127.1 What is Medicare?
The Health Insurance Program, commonly known as “Medicare”, provides comprehensive health insurance protection to the aged, disabled, and those with end-stage kidney disease.
127.2 What are the parts of the Medicare program?
There are four parts to the Medicare program. (See Chapter 24.) Medicare hospital insurance (Part A) helps pay for inpatient hospital care, inpatient care in a skilled nursing facility, home health care, and hospice care. Medicare medical insurance (Part B) helps pay for physician services, outpatient hospital services, outpatient physical therapy, other medical services, and supplies and equipment that are not covered by Part A. Medicare Advantage Plans (Part C) are plans offered by private companies that contract with Medicare to provide all Medicare Part A and Part B benefits. Medicare Advantage Plans are HMOs, PPOs, or Private Fee-for-Service Plans. Some plans also offer prescription drug coverage. The Medicare Prescription Drug Benefit (Part D) provides outpatient prescription drug coverage for the aged and disabled.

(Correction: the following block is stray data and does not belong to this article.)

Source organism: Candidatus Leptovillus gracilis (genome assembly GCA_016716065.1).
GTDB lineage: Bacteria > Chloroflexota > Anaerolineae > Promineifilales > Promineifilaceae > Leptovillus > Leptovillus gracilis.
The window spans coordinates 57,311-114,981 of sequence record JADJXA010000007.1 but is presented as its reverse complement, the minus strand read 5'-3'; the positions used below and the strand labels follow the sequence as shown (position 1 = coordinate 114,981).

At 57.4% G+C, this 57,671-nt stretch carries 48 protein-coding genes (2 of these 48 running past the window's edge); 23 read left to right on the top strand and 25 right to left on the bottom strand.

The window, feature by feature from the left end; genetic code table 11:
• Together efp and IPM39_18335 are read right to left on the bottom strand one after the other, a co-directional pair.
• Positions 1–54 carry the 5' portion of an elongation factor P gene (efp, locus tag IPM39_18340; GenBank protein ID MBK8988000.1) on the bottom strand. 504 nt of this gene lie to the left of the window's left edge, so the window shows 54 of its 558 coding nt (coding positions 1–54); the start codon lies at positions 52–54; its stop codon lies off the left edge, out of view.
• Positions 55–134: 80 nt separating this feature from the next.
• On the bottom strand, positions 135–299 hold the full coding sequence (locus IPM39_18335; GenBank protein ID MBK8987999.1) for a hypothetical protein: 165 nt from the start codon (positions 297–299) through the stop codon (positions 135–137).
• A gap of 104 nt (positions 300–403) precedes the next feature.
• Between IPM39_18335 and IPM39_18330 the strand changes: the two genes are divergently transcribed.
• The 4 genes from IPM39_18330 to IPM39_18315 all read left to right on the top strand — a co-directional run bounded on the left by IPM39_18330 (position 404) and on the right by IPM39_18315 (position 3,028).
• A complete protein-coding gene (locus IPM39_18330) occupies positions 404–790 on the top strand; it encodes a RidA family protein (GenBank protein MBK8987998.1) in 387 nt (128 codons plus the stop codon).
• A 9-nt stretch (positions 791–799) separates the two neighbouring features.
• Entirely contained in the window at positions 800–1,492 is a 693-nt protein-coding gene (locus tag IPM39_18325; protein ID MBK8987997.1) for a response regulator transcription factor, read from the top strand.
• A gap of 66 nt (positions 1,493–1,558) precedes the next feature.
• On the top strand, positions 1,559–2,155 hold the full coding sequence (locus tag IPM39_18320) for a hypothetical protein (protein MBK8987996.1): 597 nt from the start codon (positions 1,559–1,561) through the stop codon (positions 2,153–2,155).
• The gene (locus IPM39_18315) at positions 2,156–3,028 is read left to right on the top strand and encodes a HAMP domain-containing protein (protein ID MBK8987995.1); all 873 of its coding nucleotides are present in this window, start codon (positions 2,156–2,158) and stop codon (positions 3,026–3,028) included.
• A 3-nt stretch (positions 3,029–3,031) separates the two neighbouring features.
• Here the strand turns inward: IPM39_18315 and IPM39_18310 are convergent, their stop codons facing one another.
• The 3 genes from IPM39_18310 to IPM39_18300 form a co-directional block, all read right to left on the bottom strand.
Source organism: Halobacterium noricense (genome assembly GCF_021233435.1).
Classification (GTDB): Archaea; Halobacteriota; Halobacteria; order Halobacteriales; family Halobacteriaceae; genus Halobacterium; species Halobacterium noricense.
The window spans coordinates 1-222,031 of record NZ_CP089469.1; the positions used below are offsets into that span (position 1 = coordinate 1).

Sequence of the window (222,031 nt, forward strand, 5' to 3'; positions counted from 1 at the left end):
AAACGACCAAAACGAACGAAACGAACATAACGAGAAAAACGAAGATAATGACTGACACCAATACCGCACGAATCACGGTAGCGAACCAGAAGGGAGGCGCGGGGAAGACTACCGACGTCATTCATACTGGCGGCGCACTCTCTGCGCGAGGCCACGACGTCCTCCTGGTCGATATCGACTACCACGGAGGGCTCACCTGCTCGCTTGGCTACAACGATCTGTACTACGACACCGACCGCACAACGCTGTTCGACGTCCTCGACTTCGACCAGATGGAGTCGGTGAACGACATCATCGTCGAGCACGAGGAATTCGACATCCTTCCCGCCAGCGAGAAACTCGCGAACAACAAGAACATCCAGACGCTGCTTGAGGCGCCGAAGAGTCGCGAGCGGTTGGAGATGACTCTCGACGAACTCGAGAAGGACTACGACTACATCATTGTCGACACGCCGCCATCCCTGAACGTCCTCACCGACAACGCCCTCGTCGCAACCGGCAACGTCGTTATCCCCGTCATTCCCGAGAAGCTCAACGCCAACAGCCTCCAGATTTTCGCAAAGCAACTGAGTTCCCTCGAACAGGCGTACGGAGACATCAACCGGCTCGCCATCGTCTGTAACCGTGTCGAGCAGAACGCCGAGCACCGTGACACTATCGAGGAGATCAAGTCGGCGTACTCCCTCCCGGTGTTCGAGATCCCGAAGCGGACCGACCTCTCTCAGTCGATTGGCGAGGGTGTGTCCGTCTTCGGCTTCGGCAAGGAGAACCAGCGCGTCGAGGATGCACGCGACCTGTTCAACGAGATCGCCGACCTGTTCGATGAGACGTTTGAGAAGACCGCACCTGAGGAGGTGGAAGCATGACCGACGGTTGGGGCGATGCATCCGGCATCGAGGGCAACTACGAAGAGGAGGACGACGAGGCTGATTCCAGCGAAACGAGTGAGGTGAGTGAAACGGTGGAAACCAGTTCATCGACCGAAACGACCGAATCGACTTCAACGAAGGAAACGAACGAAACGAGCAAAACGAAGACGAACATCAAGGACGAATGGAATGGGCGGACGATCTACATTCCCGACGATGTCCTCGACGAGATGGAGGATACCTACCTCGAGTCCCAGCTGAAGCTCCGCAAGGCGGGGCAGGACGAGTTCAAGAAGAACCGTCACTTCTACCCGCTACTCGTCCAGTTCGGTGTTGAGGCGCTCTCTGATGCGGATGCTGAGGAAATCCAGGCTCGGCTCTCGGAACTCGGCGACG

127.3 Who administers the Medicare program?
The Centers for Medicare & Medicaid Services (CMS) administers the Medicare program. It sets the standards for hospitals, skilled nursing facilities, home health agencies, hospices, and other providers and suppliers of services in order to receive payment for Medicare-covered services and items. CMS sets the standards used by Utilization and Quality Peer Review Organizations, intermediaries, and carriers in making payment and coverage decisions for health care furnished to individuals who have hospital or medical insurance.
127.4 What role does SSA have in the Medicare program?
We provide beneficiary services for the Medicare program. Social Security offices accept and process applications for enrollment in Part A and B. Social Security also responds to beneficiary and public inquiries. We also perform some data processing support and premium billing and collection activities.
127.5 How are Medicare premiums paid?
Medicare Part B premiums must be deducted from Social Security benefits if the monthly benefit covers the deduction. If the monthly benefit does not cover the full deduction, the beneficiary is billed. Beneficiaries may elect deduction of Medicare Part C (Medicare Advantage) from their Social Security benefit. Some Medicare Advantage plans include a reduction in the Part B premium. Social Security takes that reduction into account, as soon as we are notified of the reduction by CMS. Beneficiaries may also elect deduction of their prescription drug plan premium from their Social Security benefit.
For more information about Medicare premiums, go to Medicare & You 2011 at: www.medicare.gov/publications/pubs/pdf/10050.pdf
Last Revised: Aug. 10, 2011